That "a Supreme Court Justice who sustains NSA domestic spying" hasn't occurred. And if it did it would be born from the President's policies and congressional blessings. Your rants on the SC about issues they have no bearing upon are quite puzzling to me.

          •  You're confused. (0+ / 0-)
            And if it did it would be born from the President's policies and congressional blessings.
            The Voting Rights Act as written had explicit Constitutional, Congressional, and Presidential backing.  That didn't stop the Roberts Five from gutting it.  So if they sustain NRA domestic spying in total without reservation, where will be your excuse then?

            Sign the petition to demand a law-abiding Supreme Court.

            by Troubadour on Tue Jul 02, 2013 at 09:15:19 AM PDT

            [ Parent ]

            •  I was referring to (0+ / 0-)

              the NSA spying. Not the VRA. I keep getting confused on your antagonism to the SC is it the VRA decisions? DOMA? And what does any of this have to do with Obama's spying?

              •  Four of the five used the exact opposite rationale (0+ / 0-)

                to vote against striking down DOMA.  Their position on that case only further proves their VRA ruling was illegitimate.

                Sign the petition to demand a law-abiding Supreme Court.

                by Troubadour on Tue Jul 02, 2013 at 02:29:31 PM PDT

                [ Parent ]

                •  Well you can see it several ways (0+ / 0-)

                  The reasoning in both decisions was some variation on "times have changed".

                  They said:

                  “Our decision in no way affects the permanent, nationwide ban on racial discrimination in voting found in [Section] 2. We issue no holding on [Section] 5 itself, only on the coverage formula. Congress may draft another formula based on current conditions.”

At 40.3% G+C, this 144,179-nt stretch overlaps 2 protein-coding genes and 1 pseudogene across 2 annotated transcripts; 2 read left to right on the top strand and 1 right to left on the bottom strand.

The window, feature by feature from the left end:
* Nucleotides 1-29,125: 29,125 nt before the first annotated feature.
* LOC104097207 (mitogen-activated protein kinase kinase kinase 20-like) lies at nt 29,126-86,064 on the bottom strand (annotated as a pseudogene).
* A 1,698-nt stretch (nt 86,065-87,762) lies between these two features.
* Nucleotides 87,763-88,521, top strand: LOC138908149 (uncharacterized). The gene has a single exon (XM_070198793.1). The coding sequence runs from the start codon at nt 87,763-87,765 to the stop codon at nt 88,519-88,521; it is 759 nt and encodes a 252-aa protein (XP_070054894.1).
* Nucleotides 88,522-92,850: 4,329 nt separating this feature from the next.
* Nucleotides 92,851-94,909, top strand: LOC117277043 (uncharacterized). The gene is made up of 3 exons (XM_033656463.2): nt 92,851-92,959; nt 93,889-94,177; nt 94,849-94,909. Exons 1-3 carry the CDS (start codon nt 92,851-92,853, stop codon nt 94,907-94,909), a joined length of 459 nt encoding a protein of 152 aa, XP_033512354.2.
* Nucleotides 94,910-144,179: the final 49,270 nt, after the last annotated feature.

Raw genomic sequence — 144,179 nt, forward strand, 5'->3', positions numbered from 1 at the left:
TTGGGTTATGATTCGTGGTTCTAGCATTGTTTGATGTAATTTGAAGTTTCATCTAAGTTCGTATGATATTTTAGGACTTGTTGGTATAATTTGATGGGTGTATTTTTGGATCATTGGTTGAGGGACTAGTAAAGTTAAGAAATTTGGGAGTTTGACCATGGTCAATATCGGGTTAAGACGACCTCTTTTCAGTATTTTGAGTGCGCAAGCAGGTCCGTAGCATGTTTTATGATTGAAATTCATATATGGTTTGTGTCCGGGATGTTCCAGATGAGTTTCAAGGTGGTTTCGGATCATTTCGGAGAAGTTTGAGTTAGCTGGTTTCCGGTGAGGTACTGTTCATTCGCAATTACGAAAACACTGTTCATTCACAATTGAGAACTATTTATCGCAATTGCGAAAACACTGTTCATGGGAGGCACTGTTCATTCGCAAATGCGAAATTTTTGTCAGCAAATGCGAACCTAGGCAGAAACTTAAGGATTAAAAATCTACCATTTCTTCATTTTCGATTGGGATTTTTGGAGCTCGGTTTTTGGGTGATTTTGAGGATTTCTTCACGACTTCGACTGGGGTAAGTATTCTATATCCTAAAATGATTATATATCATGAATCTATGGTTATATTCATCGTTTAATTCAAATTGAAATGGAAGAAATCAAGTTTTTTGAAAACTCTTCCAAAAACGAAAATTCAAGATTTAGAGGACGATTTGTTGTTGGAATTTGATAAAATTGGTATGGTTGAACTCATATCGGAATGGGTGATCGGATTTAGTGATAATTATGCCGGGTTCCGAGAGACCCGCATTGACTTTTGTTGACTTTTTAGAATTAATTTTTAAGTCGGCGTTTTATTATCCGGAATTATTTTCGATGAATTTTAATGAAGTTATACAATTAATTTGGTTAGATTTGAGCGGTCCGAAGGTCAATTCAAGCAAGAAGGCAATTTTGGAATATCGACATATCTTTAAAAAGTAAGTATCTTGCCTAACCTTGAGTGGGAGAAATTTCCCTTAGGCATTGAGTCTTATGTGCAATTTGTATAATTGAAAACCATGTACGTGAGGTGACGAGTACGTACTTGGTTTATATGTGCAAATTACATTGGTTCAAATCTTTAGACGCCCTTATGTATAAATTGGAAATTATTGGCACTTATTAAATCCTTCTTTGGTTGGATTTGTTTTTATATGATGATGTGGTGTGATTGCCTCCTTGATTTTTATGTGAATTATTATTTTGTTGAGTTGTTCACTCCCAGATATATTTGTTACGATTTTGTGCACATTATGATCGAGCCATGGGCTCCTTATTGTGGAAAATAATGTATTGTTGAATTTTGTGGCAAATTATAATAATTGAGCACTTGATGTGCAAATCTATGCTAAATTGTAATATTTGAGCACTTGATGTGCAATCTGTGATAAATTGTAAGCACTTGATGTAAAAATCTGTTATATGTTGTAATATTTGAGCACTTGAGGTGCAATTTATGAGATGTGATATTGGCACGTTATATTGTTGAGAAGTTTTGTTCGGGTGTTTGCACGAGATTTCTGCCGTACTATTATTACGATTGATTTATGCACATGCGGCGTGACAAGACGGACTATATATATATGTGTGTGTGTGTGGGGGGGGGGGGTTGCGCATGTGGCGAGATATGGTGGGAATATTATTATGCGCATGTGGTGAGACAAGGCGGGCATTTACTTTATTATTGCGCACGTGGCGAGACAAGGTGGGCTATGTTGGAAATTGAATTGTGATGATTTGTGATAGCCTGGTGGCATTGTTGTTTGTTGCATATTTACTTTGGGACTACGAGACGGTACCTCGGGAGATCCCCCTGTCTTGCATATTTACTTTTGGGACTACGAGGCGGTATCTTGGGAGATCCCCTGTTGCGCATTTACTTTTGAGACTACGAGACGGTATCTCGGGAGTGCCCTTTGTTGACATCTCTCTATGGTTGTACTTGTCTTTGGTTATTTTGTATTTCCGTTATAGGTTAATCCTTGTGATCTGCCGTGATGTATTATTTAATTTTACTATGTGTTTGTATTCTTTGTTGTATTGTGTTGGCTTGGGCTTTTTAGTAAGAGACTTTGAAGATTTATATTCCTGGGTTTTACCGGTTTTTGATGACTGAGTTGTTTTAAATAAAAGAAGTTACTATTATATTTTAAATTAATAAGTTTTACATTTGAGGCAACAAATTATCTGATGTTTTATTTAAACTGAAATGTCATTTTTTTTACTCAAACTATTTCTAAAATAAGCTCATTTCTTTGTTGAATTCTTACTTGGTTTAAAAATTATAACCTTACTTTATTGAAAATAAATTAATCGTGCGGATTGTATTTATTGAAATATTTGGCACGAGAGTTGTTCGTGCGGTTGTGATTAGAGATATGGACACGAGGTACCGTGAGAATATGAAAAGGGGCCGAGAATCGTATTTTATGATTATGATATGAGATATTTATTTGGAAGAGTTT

Remember, both laws were approved by Congress with large, bipartisan majorities. So if you think the courts should defer to the elected branches, it’s a high hurdle to support either decision. In both cases, the idea behind nullification seems to be that the passage of time has rendered the relevant sections unconstitutional, even though they were (or seemed to be) constitutional when passed: On VRA, it makes no sense to penalize states and localities based on 40-year-old statistics, and on DOMA . . . well, we’ve all learned a lot about homosexuality in the last couple of decades.

                  Roberts cites traditions and interpretations that suggest all states should be treated the same; but the whole point of the original VRA was to treat states differently based on their histories — and if 30 years was not enough to get the job done but 40 years is, shouldn’t that finely calibrated decision be made by Congress (which the Fifteenth Amendment explicitly gives the authority to enforce voting rights)?